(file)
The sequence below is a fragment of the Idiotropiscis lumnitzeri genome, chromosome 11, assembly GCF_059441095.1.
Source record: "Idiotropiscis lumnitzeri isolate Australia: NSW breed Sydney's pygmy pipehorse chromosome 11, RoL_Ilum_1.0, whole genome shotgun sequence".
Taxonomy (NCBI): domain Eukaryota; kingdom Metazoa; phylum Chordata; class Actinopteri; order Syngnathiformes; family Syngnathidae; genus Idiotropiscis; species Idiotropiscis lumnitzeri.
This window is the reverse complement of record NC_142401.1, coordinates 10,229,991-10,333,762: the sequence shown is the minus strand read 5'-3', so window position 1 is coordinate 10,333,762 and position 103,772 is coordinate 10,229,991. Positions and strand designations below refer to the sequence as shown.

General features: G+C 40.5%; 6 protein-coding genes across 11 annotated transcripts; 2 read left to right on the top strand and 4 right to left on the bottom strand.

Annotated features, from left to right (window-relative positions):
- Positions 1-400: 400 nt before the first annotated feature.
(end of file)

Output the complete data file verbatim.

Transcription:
The sequence below is a fragment of the Idiotropiscis lumnitzeri genome, chromosome 11, assembly GCF_059441095.1.
Source record: "Idiotropiscis lumnitzeri isolate Australia: NSW breed Sydney's pygmy pipehorse chromosome 11, RoL_Ilum_1.0, whole genome shotgun sequence".
Taxonomy (NCBI): domain Eukaryota; kingdom Metazoa; phylum Chordata; class Actinopteri; order Syngnathiformes; family Syngnathidae; genus Idiotropiscis; species Idiotropiscis lumnitzeri.
This window is the reverse complement of record NC_142401.1, coordinates 10,229,991-10,333,762: the sequence shown is the minus strand read 5'-3', so window position 1 is coordinate 10,333,762 and position 103,772 is coordinate 10,229,991. Positions and strand designations below refer to the sequence as shown.

General features: G+C 40.5%; 6 protein-coding genes across 11 annotated transcripts; 2 read left to right on the top strand and 4 right to left on the bottom strand.

Annotated features, from left to right (window-relative positions):
- Positions 1-400: 400 nt before the first annotated feature.